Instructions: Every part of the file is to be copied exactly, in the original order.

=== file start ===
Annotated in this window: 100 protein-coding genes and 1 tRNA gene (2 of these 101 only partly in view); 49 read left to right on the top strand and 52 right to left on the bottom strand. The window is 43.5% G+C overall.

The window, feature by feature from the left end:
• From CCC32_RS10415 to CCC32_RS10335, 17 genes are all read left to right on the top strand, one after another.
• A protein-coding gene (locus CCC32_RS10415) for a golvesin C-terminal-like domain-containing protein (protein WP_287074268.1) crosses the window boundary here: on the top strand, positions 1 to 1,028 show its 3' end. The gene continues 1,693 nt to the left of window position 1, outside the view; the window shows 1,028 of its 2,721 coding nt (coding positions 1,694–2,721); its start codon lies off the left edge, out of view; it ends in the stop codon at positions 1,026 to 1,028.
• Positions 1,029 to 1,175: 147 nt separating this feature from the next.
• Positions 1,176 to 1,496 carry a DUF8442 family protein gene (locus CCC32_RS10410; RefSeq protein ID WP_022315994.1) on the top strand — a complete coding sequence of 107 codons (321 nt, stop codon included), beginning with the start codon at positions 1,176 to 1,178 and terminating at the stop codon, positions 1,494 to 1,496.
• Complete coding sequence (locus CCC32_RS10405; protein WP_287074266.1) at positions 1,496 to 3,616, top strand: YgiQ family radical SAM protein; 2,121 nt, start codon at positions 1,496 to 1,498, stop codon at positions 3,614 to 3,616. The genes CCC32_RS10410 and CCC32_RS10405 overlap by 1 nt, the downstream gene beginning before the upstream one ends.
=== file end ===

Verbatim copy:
Annotated in this window: 100 protein-coding genes and 1 tRNA gene (2 of these 101 only partly in view); 49 read left to right on the top strand and 52 right to left on the bottom strand. The window is 43.5% G+C overall.

The window, feature by feature from the left end:
• From CCC32_RS10415 to CCC32_RS10335, 17 genes are all read left to right on the top strand, one after another.
• A protein-coding gene (locus CCC32_RS10415) for a golvesin C-terminal-like domain-containing protein (protein WP_287074268.1) crosses the window boundary here: on the top strand, positions 1 to 1,028 show its 3' end. The gene continues 1,693 nt to the left of window position 1, outside the view; the window shows 1,028 of its 2,721 coding nt (coding positions 1,694–2,721); its start codon lies off the left edge, out of view; it ends in the stop codon at positions 1,026 to 1,028.
• Positions 1,029 to 1,175: 147 nt separating this feature from the next.
• Positions 1,176 to 1,496 carry a DUF8442 family protein gene (locus CCC32_RS10410; RefSeq protein ID WP_022315994.1) on the top strand — a complete coding sequence of 107 codons (321 nt, stop codon included), beginning with the start codon at positions 1,176 to 1,178 and terminating at the stop codon, positions 1,494 to 1,496.
• Complete coding sequence (locus CCC32_RS10405; protein WP_287074266.1) at positions 1,496 to 3,616, top strand: YgiQ family radical SAM protein; 2,121 nt, start codon at positions 1,496 to 1,498, stop codon at positions 3,614 to 3,616. The genes CCC32_RS10410 and CCC32_RS10405 overlap by 1 nt, the downstream gene beginning before the upstream one ends.